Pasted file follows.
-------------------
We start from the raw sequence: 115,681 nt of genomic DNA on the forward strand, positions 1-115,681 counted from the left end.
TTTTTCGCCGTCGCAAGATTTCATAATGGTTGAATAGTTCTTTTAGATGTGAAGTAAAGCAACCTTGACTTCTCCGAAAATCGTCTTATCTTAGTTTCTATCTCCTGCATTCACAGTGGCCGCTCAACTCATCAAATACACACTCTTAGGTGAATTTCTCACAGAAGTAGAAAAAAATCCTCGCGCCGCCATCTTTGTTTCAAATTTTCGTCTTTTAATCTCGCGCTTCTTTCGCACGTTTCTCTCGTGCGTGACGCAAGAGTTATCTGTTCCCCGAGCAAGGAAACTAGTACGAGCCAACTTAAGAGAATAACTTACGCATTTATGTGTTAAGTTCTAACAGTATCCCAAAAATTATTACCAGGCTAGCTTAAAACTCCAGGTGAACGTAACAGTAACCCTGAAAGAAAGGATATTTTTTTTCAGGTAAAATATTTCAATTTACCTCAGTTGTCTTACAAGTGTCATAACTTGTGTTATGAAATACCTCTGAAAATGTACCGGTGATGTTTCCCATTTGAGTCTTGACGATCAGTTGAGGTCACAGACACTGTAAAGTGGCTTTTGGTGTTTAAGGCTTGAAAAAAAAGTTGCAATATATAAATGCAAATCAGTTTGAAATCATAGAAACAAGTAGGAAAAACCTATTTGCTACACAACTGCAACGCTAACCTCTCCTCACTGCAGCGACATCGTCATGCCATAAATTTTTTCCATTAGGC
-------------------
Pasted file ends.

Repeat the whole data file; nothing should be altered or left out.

We start from the raw sequence: 115,681 nt of genomic DNA on the forward strand, positions 1-115,681 counted from the left end.
TTTTTCGCCGTCGCAAGATTTCATAATGGTTGAATAGTTCTTTTAGATGTGAAGTAAAGCAACCTTGACTTCTCCGAAAATCGTCTTATCTTAGTTTCTATCTCCTGCATTCACAGTGGCCGCTCAACTCATCAAATACACACTCTTAGGTGAATTTCTCACAGAAGTAGAAAAAAATCCTCGCGCCGCCATCTTTGTTTCAAATTTTCGTCTTTTAATCTCGCGCTTCTTTCGCACGTTTCTCTCGTGCGTGACGCAAGAGTTATCTGTTCCCCGAGCAAGGAAACTAGTACGAGCCAACTTAAGAGAATAACTTACGCATTTATGTGTTAAGTTCTAACAGTATCCCAAAAATTATTACCAGGCTAGCTTAAAACTCCAGGTGAACGTAACAGTAACCCTGAAAGAAAGGATATTTTTTTTCAGGTAAAATATTTCAATTTACCTCAGTTGTCTTACAAGTGTCATAACTTGTGTTATGAAATACCTCTGAAAATGTACCGGTGATGTTTCCCATTTGAGTCTTGACGATCAGTTGAGGTCACAGACACTGTAAAGTGGCTTTTGGTGTTTAAGGCTTGAAAAAAAAGTTGCAATATATAAATGCAAATCAGTTTGAAATCATAGAAACAAGTAGGAAAAACCTATTTGCTACACAACTGCAACGCTAACCTCTCCTCACTGCAGCGACATCGTCATGCCATAAATTTTTTCCATTAGGC